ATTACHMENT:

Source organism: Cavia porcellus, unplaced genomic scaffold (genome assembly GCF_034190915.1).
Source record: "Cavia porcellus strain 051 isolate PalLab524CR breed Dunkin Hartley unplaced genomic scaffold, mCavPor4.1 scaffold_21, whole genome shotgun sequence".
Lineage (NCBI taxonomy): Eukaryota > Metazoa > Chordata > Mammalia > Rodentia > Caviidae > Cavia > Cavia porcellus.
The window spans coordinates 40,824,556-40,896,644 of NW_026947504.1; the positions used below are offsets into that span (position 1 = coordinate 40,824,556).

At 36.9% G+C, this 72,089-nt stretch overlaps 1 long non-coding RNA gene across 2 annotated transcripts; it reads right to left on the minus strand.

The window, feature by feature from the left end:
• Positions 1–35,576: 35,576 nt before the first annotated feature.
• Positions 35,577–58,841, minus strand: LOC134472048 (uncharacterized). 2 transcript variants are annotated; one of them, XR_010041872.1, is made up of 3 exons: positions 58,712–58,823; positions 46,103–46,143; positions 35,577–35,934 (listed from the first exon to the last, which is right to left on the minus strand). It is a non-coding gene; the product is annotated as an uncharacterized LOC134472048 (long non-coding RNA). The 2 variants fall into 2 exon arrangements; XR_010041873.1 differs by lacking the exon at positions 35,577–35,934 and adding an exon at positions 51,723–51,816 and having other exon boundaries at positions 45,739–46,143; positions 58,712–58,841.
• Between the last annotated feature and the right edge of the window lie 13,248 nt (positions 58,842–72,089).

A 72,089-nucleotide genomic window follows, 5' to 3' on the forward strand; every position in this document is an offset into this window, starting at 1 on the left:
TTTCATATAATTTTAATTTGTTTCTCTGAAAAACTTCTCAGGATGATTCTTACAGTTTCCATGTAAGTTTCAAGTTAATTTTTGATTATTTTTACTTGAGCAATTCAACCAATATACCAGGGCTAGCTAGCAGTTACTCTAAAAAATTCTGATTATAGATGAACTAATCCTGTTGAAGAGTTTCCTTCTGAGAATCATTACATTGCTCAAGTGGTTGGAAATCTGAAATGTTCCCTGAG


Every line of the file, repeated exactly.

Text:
Source organism: Cavia porcellus, unplaced genomic scaffold (genome assembly GCF_034190915.1).
Source record: "Cavia porcellus strain 051 isolate PalLab524CR breed Dunkin Hartley unplaced genomic scaffold, mCavPor4.1 scaffold_21, whole genome shotgun sequence".
Lineage (NCBI taxonomy): Eukaryota > Metazoa > Chordata > Mammalia > Rodentia > Caviidae > Cavia > Cavia porcellus.
The window spans coordinates 40,824,556-40,896,644 of NW_026947504.1; the positions used below are offsets into that span (position 1 = coordinate 40,824,556).

At 36.9% G+C, this 72,089-nt stretch overlaps 1 long non-coding RNA gene across 2 annotated transcripts; it reads right to left on the minus strand.

The window, feature by feature from the left end:
• Positions 1–35,576: 35,576 nt before the first annotated feature.
• Positions 35,577–58,841, minus strand: LOC134472048 (uncharacterized). 2 transcript variants are annotated; one of them, XR_010041872.1, is made up of 3 exons: positions 58,712–58,823; positions 46,103–46,143; positions 35,577–35,934 (listed from the first exon to the last, which is right to left on the minus strand). It is a non-coding gene; the product is annotated as an uncharacterized LOC134472048 (long non-coding RNA). The 2 variants fall into 2 exon arrangements; XR_010041873.1 differs by lacking the exon at positions 35,577–35,934 and adding an exon at positions 51,723–51,816 and having other exon boundaries at positions 45,739–46,143; positions 58,712–58,841.
• Between the last annotated feature and the right edge of the window lie 13,248 nt (positions 58,842–72,089).

A 72,089-nucleotide genomic window follows, 5' to 3' on the forward strand; every position in this document is an offset into this window, starting at 1 on the left:
TTTCATATAATTTTAATTTGTTTCTCTGAAAAACTTCTCAGGATGATTCTTACAGTTTCCATGTAAGTTTCAAGTTAATTTTTGATTATTTTTACTTGAGCAATTCAACCAATATACCAGGGCTAGCTAGCAGTTACTCTAAAAAATTCTGATTATAGATGAACTAATCCTGTTGAAGAGTTTCCTTCTGAGAATCATTACATTGCTCAAGTGGTTGGAAATCTGAAATGTTCCCTGAG